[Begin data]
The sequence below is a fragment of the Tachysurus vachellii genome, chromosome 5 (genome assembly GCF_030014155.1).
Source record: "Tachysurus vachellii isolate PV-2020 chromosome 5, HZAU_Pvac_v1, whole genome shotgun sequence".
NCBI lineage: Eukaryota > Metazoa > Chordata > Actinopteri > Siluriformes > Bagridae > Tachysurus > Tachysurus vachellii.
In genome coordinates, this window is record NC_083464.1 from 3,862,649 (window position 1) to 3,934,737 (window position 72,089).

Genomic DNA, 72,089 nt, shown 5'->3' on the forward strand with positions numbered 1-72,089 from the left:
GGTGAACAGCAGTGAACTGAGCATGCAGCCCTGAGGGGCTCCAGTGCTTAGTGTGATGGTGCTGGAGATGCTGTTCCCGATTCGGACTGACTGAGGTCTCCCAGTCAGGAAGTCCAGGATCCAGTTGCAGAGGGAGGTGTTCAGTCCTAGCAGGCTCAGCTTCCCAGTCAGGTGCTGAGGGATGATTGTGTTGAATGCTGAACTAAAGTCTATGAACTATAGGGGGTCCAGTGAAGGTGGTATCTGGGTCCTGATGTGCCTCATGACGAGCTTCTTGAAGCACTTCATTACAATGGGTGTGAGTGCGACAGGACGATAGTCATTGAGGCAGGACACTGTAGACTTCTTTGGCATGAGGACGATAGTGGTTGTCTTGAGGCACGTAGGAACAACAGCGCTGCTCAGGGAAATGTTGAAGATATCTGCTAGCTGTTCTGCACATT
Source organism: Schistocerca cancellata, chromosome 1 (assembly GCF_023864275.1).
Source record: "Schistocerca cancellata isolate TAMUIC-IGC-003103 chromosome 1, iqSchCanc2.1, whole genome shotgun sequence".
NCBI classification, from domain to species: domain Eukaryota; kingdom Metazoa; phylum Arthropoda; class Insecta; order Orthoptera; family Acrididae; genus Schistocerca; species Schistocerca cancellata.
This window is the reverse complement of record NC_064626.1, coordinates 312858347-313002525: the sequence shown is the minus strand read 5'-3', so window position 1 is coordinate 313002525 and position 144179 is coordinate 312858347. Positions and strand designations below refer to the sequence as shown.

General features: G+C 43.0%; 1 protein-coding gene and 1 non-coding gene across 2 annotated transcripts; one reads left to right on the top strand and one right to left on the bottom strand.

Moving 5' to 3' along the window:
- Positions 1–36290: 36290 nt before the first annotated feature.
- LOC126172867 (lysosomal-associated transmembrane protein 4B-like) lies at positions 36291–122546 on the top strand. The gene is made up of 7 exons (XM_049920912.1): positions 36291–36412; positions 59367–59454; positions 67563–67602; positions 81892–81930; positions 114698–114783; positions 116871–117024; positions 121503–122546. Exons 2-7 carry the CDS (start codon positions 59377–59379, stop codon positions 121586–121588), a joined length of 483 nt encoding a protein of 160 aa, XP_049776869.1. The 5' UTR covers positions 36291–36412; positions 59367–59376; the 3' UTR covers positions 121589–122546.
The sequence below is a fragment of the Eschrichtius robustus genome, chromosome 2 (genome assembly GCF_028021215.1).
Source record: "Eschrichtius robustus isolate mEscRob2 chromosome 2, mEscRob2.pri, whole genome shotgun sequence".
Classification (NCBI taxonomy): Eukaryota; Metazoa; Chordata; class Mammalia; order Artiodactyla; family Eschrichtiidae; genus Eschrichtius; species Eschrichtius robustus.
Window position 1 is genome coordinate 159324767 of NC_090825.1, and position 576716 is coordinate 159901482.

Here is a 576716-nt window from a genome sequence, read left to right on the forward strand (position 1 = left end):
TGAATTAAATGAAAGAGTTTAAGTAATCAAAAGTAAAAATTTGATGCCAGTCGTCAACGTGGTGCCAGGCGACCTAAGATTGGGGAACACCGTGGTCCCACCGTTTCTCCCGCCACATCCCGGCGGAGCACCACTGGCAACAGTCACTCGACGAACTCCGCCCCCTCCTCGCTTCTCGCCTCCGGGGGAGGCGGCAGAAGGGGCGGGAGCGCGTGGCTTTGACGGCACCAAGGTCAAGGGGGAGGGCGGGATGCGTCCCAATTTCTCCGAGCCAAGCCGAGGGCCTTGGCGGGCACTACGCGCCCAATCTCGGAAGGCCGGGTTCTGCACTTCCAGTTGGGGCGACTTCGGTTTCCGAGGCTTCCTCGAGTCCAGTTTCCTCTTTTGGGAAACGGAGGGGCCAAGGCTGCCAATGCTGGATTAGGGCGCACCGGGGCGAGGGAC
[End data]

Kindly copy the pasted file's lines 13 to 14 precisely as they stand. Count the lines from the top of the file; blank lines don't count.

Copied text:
- Positions 1–36290: 36290 nt before the first annotated feature.
- LOC126172867 (lysosomal-associated transmembrane protein 4B-like) lies at positions 36291–122546 on the top strand. The gene is made up of 7 exons (XM_049920912.1): positions 36291–36412; positions 59367–59454; positions 67563–67602; positions 81892–81930; positions 114698–114783; positions 116871–117024; positions 121503–122546. Exons 2-7 carry the CDS (start codon positions 59377–59379, stop codon positions 121586–121588), a joined length of 483 nt encoding a protein of 160 aa, XP_049776869.1. The 5' UTR covers positions 36291–36412; positions 59367–59376; the 3' UTR covers positions 121589–122546.